“People have been complaining about indexes for 500 years, and yet we do still read books. That is literally why I am telling you about my book.”
So, people have been complaining about indexes for 500 years, and yet we do still read books. That is literally why I am telling you about my book—the doomsayers have not yet been proved right.
This is because they misunderstand the word “reading.” There is no one type of reading. The idea that “nobody reads properly anymore” is a misrecognition. Are you doing the same thing when you read a novel as when you read a newspaper? What about an email, restaurant menu, railway timetable, or tweet? All of these are reading, but all of them are different activities, which bring with them different economies of attention. They each have different histories, cthey ome into being at different points to service different needs, and we perform many of them in a single day. Doing one doesn’t mean that we can no longer do another, so don’t be afraid of index-learning. Using an index—in any format—is only one way to read.
4. New technologies are liable to be subverted.
You might think that indexes are a very dry thing, or at least sensible, serious, and responsible. I won’t tell you that this isn’t true for the most part, but like any piece of technology, once everybody learns how to use it, some people start to customize it, find uses that it wasn’t originally designed for, and have fun with it.
Book indexes have a very recognizable syntax: short, pithy, backwards. This lends itself to humor, since after all, as Polonius says in Hamlet, “Brevity is the soul of wit.” So, we find people using the back-of-the-book to bury perfectly formed snark. There is the disgraced British politician, for example, who turns up in a book index as follows: “Aitken, Jonathan, admires risktakers 59, goes to jail, 60.” Or the historian Hugh Trevor-Roper who takes a swipe at his colleagues at Cambridge College in an index entry: “Peterhouse [College]: high-table conversation not very agreeable, 46; main source of perverts, 113.”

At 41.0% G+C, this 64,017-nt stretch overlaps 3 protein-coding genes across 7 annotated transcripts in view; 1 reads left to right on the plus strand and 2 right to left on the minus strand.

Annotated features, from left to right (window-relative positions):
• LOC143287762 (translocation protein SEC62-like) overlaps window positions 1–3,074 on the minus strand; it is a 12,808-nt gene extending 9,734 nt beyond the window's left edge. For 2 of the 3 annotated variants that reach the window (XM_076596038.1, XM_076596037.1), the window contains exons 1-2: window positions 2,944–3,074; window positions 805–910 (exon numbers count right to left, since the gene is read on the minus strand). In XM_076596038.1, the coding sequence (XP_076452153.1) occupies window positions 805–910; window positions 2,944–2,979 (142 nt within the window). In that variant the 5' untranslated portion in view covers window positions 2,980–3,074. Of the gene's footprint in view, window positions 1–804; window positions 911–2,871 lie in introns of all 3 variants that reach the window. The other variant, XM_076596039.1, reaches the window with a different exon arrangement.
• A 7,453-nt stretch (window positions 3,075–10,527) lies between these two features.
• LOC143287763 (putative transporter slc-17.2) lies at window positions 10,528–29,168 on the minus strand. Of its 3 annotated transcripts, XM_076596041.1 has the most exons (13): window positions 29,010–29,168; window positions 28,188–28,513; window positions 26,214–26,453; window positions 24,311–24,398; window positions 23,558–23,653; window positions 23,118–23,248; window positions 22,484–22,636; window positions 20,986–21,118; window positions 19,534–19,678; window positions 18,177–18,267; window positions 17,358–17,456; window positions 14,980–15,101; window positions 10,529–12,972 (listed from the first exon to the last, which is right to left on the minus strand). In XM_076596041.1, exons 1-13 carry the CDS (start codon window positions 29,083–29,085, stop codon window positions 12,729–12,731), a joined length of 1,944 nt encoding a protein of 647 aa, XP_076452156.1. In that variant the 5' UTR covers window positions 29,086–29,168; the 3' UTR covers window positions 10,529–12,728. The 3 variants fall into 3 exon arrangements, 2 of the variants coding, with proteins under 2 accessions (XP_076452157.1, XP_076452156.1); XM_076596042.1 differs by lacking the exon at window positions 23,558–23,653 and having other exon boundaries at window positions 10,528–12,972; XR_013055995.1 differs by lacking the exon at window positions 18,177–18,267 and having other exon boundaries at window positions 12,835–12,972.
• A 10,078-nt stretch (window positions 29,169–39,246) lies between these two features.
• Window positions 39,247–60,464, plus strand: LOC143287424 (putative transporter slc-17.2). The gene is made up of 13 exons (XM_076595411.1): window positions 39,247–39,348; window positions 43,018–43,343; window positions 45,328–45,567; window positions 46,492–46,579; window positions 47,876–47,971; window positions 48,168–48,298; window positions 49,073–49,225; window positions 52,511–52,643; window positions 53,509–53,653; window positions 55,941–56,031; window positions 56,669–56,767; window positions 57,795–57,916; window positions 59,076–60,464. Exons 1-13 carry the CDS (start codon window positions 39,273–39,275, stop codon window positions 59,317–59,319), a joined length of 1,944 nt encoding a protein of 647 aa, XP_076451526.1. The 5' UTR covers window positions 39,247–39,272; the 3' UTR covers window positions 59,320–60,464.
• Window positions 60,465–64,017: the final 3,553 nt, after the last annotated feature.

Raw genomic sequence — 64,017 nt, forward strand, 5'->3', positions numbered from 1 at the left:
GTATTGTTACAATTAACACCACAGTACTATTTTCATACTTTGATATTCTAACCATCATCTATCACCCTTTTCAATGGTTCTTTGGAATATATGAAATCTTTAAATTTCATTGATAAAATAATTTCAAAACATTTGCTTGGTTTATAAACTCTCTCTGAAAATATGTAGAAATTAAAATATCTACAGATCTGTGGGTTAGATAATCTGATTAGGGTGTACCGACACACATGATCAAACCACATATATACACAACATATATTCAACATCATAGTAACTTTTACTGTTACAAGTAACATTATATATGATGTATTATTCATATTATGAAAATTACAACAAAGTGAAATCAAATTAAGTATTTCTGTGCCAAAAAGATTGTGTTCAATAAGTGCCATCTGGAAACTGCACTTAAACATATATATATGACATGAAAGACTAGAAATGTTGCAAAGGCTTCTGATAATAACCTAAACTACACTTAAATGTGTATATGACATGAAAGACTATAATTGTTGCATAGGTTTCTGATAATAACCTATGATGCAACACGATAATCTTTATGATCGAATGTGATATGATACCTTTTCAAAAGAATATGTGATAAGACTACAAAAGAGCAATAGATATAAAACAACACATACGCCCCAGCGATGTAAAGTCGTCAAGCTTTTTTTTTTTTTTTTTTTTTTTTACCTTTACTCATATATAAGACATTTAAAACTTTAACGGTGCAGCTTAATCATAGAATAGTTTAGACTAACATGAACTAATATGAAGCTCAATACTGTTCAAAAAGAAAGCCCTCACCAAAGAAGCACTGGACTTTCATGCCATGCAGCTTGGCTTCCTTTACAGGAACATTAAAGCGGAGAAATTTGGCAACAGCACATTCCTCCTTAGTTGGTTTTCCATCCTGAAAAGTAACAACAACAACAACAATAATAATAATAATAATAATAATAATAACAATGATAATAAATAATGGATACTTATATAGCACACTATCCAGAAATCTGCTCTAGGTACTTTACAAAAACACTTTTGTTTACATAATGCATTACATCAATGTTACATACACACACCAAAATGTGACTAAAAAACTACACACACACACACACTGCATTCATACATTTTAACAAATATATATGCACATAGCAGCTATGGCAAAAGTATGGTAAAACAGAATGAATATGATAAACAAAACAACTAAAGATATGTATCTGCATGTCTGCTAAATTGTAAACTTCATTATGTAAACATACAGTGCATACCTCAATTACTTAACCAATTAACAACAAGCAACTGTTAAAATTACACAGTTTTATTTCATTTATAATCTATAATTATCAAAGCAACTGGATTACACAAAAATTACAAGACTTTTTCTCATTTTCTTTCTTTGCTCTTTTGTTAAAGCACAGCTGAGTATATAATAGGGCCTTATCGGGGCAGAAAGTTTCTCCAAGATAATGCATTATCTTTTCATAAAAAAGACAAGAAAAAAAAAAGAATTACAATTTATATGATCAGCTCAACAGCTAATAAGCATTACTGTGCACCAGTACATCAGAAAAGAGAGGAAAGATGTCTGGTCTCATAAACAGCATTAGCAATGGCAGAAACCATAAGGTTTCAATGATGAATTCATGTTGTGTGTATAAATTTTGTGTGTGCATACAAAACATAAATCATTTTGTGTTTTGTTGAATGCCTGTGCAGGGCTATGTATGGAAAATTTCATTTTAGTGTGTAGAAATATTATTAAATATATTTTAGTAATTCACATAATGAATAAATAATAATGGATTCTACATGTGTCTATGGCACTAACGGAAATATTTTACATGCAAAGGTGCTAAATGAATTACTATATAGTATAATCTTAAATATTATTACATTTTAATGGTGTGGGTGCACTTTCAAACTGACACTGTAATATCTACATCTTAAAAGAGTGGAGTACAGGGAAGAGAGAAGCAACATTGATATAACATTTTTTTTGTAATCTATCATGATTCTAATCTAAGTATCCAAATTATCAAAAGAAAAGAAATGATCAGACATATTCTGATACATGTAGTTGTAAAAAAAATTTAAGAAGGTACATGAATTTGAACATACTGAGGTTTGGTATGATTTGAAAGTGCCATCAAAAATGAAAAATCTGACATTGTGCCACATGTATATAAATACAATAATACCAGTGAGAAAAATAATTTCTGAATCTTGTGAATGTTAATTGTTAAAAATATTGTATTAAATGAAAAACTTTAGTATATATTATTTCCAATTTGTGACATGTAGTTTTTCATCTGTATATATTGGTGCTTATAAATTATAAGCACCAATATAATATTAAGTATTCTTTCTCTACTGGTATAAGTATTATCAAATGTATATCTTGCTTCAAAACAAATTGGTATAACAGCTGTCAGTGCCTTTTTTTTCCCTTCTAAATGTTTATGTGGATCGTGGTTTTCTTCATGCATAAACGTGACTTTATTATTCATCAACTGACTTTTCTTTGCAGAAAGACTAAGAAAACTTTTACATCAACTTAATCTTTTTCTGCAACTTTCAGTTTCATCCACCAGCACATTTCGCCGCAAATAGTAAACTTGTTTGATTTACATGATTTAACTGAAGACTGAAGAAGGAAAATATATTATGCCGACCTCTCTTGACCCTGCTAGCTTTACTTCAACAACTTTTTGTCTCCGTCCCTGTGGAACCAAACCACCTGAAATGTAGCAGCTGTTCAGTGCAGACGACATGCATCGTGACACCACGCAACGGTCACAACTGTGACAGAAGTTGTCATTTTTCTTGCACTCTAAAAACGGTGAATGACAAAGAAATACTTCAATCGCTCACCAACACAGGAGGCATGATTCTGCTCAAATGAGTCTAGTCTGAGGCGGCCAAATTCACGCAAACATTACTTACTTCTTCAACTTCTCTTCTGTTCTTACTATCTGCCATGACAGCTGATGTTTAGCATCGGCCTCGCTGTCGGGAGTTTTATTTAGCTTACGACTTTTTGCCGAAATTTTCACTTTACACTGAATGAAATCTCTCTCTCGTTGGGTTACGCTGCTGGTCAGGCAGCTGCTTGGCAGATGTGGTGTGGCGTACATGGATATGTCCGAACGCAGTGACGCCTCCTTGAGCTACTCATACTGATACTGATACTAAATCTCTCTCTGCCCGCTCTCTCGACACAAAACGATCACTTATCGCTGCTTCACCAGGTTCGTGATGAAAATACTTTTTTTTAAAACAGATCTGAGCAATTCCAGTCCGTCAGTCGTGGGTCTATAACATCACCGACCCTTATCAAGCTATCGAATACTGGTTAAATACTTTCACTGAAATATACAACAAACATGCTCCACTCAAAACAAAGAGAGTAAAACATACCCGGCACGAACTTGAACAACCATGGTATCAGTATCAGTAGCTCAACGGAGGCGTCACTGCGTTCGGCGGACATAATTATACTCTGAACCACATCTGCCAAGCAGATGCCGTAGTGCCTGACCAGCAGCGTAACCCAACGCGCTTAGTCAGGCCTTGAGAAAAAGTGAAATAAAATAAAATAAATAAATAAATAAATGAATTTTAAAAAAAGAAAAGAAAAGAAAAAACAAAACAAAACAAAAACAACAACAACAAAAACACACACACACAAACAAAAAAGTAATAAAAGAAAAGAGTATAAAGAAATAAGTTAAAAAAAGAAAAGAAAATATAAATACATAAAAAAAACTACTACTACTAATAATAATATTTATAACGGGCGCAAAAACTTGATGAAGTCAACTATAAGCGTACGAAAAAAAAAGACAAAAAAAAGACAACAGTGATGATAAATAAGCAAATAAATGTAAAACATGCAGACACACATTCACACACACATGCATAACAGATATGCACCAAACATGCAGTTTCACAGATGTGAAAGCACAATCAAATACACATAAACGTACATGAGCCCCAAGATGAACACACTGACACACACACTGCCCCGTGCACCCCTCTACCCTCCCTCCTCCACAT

“It became a fashion to publish rogue indexes to one’s rivals’ books, pointing out all their moments of pompousness or poppishness or simply bad grammar.”
The index first became weaponized as a satirical tool around the turn of the 18th century. The first example was in a book attacking a scholar named Richard Bentley. The index lists all of the unpleasant aspects of Bentley’s character: “his egregious dullness,” “his pedantry,” “his familiarity with books he never saw,” and so on. Before long, it became a fashion to publish rogue indexes to one’s rivals’ books, pointing out all their moments of pompousness or poppishness or simply bad grammar. (If you think public swearing was invented in the 1960s, think again.)